Society is changing

Society is changing

Greece turned a page yesterday. Beyond New Democracy’s resounding victory, which is due mainly to Kyriakos Mitsotakis, two big circles came to a close with Sunday’s election: the Metapolitefsi and Greece’s bankruptcy. The political process that began with the restoration of democracy after the 1967-74 junta can be regarded as having come to a close with the sound rejection of the narrative that has dominated, with few exceptions, for decades. SYRIZA’s strategic defeat points to the end of specific ideological taboos. Citizens voted for the person who can get the job done, beyond political ideologies and theories. They are not interested in charisma or the reincarnation of Andreas Papandreou.

At the same time, we saw traditional party lines being snuffed out. What represents the “real ND” is a question that only concerns a tiny majority. The doomsayers who saw center-right voters staying at home or casting their ballots for far-right parties were disproved. It was also the first time that we saw so many center-leftists, leftists, ex-PASOK supporters and members of all sorts of political tribes voting ND. Some did so half-heartedly, but they did so.

Many also expected young voters to disprove the public opinion polls and increase SYRIZA’s share. This didn’t happen either. The “Tik-Tok generation” voted in much the same way as everyone else.

Yesterday’s result also shows that the left’s ascent to power and SYRIZA’s boost may just have been a parenthesis. The leftist opposition party was basically the product of anger. Its leader, Alexis Tsipras, responded to a historic imperative and rode the wave of public frustration, bolstering his party along the way. The climate today is completely different, however. Nature despises a vacuum and the race for who will dominate the opposition, and possibly ascend to power, is now really on.

History has handed Mitsotakis an unprecedented opportunity. What he has accomplished is, indeed, impressive. He was underestimated, won the leadership as an outsider, beat Tsipras in an atmosphere of widespread fear that this was impossible, made some fatal mistakes, came back from them, was underestimated again and then managed to win again, with an incredible margin.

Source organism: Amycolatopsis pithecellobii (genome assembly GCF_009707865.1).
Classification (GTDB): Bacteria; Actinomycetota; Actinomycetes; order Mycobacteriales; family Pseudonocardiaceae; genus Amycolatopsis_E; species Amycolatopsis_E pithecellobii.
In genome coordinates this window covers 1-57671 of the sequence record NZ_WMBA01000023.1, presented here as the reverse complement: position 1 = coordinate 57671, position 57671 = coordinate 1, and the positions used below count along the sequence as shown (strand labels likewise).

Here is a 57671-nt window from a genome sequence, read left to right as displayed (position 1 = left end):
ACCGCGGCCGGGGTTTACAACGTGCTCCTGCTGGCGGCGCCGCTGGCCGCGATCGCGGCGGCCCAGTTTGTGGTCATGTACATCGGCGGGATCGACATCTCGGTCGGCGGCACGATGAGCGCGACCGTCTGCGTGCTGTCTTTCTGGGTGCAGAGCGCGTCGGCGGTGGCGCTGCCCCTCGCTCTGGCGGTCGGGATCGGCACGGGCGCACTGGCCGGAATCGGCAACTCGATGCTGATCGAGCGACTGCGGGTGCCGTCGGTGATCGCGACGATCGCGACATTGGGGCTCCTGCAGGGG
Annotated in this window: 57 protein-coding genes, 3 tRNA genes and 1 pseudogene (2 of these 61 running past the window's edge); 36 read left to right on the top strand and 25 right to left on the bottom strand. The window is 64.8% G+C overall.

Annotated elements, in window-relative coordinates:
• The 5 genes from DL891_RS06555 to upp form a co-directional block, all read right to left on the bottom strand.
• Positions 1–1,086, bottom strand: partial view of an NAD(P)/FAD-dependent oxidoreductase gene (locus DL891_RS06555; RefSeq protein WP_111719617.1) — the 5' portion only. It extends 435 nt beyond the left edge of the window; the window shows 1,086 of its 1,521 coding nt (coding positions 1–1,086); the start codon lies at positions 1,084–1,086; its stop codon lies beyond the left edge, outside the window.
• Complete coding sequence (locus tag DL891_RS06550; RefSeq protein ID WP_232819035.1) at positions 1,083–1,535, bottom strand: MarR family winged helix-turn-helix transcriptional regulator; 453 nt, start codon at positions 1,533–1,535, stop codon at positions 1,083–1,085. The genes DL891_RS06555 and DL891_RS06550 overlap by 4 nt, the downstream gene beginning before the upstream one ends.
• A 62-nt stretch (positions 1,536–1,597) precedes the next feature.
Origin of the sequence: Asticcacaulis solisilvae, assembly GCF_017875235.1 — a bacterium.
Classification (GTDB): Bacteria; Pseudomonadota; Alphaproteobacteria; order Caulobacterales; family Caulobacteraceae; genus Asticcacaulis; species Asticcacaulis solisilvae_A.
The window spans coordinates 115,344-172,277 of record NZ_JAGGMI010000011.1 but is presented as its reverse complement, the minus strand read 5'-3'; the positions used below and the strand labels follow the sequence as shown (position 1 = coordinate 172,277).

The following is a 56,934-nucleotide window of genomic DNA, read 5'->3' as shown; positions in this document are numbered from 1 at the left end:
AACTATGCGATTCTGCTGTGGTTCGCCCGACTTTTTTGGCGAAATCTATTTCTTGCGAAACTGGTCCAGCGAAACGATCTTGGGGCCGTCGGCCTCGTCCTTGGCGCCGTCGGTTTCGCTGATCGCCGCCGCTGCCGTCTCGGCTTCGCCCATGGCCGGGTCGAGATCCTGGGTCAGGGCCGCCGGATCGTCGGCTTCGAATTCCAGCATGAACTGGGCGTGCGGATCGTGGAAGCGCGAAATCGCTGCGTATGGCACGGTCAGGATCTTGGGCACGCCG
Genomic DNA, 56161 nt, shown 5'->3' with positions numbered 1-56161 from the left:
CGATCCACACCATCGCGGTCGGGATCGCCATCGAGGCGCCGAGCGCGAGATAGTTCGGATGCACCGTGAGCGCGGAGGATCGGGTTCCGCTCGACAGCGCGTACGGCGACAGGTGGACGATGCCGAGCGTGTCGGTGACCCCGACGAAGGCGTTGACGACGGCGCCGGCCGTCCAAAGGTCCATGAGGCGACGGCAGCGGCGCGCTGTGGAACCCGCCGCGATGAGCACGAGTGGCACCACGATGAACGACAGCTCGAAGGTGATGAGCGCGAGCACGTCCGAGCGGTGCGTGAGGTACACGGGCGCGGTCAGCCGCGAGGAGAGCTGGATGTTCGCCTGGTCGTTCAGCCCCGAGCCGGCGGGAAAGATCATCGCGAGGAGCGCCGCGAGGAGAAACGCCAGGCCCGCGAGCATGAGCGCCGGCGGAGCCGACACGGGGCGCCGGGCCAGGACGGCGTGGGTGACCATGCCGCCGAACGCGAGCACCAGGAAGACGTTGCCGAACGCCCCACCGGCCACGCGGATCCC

Now he will be called up to challenge another prevalent axiom: that the second term of every prime minister is worse than the first. He has no rivals, not inside or outside his party. He’s looking at a solid two years of growth ahead. He knows exactly what is needed to change in this country. It is a historic and unprecedented opportunity. His biggest enemy could well be the lack of humility that often comes after a triumph, especially when there’s no one on the other side of the court.

Nevertheless, what happened yesterday was much greater than the personalities involved. It signaled the defeat of the miserably naysayers who despise change and progress. A critical mass of voters declared that it is ready for great change and turned its back on the mentality of opposing anything that upsets the status quo. Society is changing – and anyone who doesn’t understand that will be left behind. 

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